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Spyros Papaspyropoulos
last rites

Last Rites: the arrival of a priest is a monument to finality in Irish life

How do people who are around death as a job handle it?

THE IRISH DEATH scene is familiar to many, if not all, of us.

Uncomfortable chairs, even more uncomfortable silence, pre-packaged sandwiches and attempts at gallows humour.

But when the sheet is pulled up, the pronouncements made, there is an interloper to the grieving process whose job it is to go about their day as if nothing happened.

Priests and medical staff still play a pivotal role in Ireland’s dying process and both have to stay philosophical.

“You’re around death all time, you have to get used to it,” says Amy* a nurse who works in Dublin.

Through her time in a hospice abroad, she became keenly aware of how to handle the process.

It’s not like it doesn’t affect you, but I’d feel kind of weird sobbing with a family just because I’d looked after their relative for a couple of weeks.

“So you get on with it and let people grieve.”

Fr Philip Curran of St Mary’s Parish says the same goes for men of the cloth.

“It is part of our work and something you get used to over the years. There are individual cases that can take an emotional toll on you, especially if it’s a young person or a child.”

Amy says those cases can be particularly difficult.

“Car crashes, sick kids, accident; those ones are tough. Families look like they’ve been hit by a train and you have to keep doing your job, almost around them. It’s hard sometimes.”

The silences

What those who around dying people most notice is the silence.

Pregnant pauses, phone checking, strolls for air – all understandable, of course, but Curran says that it’s more of a modern phenomenon. He says that Irish people are increasingly uncomfortable with death.

“Very often there’s almost a conspiracy of silence around a dying person,” says Fr Curran.

They know they’re dying, their family knows they’re dying, but nobody acknowledges it and that can be difficult.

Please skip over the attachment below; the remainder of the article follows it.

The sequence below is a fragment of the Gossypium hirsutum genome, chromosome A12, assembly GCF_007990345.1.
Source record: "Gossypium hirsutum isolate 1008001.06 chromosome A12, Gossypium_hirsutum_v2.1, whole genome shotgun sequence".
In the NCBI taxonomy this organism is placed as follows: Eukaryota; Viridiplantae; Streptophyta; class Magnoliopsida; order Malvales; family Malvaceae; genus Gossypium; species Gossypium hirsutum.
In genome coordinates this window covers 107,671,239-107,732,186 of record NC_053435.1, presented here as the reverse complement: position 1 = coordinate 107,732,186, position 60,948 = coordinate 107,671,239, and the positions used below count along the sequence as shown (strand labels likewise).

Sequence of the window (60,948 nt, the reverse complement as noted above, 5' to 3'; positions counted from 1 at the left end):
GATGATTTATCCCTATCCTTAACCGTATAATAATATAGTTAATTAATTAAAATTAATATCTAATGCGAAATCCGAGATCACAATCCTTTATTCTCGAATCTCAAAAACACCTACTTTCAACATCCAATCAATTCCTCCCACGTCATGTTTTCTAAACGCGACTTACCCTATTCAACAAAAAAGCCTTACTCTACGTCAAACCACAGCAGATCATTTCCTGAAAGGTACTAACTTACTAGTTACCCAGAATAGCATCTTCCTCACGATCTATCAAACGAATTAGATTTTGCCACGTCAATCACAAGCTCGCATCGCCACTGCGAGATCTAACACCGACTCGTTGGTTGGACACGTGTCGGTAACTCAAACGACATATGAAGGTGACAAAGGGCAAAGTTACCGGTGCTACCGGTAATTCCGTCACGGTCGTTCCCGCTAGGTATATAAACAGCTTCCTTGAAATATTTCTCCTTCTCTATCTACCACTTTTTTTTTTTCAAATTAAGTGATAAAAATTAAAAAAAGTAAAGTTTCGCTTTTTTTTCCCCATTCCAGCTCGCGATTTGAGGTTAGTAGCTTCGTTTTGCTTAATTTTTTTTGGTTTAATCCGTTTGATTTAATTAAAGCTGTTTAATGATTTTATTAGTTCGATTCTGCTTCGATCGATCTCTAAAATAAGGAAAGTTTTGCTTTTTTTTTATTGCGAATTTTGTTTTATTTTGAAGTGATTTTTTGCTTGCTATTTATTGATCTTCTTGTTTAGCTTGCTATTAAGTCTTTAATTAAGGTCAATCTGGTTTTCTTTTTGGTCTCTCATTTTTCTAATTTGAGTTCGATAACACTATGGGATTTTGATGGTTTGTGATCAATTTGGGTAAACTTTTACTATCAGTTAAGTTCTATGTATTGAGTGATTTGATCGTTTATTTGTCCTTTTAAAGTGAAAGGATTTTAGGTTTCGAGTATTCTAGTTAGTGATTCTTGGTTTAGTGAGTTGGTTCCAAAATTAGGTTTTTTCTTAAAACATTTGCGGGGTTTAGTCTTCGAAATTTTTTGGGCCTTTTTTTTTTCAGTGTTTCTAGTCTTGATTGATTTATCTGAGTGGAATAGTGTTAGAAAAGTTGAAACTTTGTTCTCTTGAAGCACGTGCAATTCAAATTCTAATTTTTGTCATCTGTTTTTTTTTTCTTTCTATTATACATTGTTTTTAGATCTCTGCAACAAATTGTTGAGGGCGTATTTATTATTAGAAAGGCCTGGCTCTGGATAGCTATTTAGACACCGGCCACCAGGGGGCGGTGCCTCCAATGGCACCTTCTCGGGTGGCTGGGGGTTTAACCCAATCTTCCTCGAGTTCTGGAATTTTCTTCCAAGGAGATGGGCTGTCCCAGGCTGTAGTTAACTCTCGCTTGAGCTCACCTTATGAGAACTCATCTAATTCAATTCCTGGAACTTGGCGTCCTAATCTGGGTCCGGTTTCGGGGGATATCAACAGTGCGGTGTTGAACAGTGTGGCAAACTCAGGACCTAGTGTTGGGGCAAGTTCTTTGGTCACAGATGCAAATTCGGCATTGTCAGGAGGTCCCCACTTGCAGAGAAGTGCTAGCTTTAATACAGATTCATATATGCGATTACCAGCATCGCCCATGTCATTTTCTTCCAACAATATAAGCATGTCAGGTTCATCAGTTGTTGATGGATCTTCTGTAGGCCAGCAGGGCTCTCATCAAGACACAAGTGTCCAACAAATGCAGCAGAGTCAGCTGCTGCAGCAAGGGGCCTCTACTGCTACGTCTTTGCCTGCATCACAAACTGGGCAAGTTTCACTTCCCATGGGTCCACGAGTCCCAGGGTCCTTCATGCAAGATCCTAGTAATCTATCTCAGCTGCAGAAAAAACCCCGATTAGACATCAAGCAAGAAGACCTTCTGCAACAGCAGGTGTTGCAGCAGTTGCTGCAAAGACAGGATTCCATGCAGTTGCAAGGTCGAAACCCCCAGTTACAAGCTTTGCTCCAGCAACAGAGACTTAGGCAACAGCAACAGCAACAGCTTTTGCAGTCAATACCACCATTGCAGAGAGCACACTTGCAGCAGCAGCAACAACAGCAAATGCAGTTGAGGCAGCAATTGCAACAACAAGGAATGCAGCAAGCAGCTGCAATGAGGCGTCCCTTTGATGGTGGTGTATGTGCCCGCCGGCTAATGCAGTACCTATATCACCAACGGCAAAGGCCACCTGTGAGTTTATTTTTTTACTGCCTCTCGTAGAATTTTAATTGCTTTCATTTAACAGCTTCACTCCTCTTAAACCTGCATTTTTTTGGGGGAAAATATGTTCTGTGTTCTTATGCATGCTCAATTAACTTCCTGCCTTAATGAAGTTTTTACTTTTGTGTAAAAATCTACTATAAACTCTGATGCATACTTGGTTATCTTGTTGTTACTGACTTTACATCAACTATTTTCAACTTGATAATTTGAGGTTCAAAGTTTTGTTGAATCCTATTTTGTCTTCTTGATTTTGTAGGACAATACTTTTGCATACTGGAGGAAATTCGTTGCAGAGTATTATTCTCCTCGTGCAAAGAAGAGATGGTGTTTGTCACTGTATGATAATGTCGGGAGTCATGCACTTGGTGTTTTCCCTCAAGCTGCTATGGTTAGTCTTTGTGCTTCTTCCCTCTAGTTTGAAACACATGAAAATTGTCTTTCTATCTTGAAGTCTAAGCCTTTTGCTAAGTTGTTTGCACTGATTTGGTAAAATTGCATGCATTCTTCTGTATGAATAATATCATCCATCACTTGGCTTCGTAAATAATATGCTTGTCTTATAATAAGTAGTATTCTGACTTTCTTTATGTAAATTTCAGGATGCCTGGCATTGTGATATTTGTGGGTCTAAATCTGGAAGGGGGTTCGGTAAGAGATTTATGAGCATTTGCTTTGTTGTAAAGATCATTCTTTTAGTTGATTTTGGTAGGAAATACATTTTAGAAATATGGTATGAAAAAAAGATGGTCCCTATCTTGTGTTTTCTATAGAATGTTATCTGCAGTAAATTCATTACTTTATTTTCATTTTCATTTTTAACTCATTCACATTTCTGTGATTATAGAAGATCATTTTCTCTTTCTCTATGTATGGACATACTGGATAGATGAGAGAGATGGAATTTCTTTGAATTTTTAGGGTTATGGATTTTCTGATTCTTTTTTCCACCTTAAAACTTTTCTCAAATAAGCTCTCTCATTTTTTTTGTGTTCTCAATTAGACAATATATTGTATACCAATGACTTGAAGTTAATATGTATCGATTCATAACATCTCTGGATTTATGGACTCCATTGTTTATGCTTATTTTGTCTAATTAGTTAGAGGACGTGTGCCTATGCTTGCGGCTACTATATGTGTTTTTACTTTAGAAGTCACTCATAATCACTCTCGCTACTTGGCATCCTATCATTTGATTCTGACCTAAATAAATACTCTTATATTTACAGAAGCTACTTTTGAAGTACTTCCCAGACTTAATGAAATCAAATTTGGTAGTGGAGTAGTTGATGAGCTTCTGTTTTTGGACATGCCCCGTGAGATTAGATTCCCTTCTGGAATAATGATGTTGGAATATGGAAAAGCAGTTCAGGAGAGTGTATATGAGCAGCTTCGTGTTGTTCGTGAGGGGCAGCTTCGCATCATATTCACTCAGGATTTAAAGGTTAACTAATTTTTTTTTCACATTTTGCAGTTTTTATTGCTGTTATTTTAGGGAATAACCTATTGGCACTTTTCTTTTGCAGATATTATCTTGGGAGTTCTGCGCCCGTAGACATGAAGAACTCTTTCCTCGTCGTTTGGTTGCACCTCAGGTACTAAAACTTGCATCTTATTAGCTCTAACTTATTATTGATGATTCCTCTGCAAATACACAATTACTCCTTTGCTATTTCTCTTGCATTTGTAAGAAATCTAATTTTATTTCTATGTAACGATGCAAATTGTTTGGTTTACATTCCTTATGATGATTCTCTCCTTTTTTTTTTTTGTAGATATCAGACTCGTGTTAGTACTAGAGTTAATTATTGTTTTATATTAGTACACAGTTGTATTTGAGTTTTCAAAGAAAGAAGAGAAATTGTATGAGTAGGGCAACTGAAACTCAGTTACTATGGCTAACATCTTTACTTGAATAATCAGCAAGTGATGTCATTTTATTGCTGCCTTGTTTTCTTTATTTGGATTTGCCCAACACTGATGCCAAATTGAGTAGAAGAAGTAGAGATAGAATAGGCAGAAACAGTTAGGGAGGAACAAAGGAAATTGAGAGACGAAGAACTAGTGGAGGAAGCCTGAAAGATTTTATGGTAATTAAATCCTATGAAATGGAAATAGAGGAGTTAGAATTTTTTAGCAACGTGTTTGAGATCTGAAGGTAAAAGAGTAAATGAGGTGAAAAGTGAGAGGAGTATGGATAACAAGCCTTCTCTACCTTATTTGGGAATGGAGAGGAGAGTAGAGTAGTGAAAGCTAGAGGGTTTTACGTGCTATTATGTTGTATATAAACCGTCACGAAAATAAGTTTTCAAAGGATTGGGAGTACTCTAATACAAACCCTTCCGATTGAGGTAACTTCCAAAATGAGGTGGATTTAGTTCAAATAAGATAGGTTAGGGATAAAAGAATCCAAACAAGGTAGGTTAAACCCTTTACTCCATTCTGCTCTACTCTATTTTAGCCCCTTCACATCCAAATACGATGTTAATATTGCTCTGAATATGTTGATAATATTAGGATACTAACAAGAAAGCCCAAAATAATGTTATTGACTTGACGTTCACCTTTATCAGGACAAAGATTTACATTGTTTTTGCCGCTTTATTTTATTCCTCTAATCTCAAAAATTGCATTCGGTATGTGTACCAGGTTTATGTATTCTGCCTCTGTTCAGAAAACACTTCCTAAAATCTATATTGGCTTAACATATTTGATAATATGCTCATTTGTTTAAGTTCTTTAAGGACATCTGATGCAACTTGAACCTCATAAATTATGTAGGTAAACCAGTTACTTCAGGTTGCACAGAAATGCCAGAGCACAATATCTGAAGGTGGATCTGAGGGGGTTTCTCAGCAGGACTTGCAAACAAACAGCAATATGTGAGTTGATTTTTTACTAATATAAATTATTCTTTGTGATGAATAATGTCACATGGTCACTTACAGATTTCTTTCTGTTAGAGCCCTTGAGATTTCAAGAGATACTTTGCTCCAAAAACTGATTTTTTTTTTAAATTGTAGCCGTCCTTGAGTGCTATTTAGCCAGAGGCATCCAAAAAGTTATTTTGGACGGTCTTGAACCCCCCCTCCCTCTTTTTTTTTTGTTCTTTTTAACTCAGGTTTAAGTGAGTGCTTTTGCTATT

“They sometimes think that if a priest appears, it would frighten a person.

I had one case where I went into a lady and she said, ‘You know, Father, I’m dying but my family don’t know it’ and when I went back out to the hall, her daughter said to me, ‘She’s dying, but she doesn’t know it’.

Breaking that silence is important, both say.

“A lot of people want to spare their relatives the pain of knowing they’re going to die, so they hide it from them,” says Amy.

“It’s understandable, but it actually helps nobody. I’ve seen families learn that what they think are “routine” procedures are actually last throws of the dice from hospital staff.

“That’s not how you should find out a loved one is dying.”

Last rites

The arrival of a priest is a monument to finality in Irish life. Families will gather awaiting a clergyman’s arrival and, only then, amid all the tubes and machines and medicine, will the gravity of the situation hit them.

“Sometimes, people will not acknowledge the reality of what’s happening and when you appear, it can be awkward,” says Fr Curran.

“They’ll ask you to say something like you were passing and stopped in, which is pretty idiotic when you think about it.”

The band Death Cab for Cutie once sang “Love is watching someone die”. That line echoes with many people who have done just that.

However, nobody tells you how to do it. How to talk to someone who is dying.

“Just be there, and listen, and that’s the key to it,” says Curran.

“Grief is something there’s no way around. People will often ask me very direct questions about the afterlife, but mostly they’ll just thank you for being there.”


Read: There is no cure for me. I will die from cancer.

Read: ‘Then everyone died’: I lost four people I loved in 14 months

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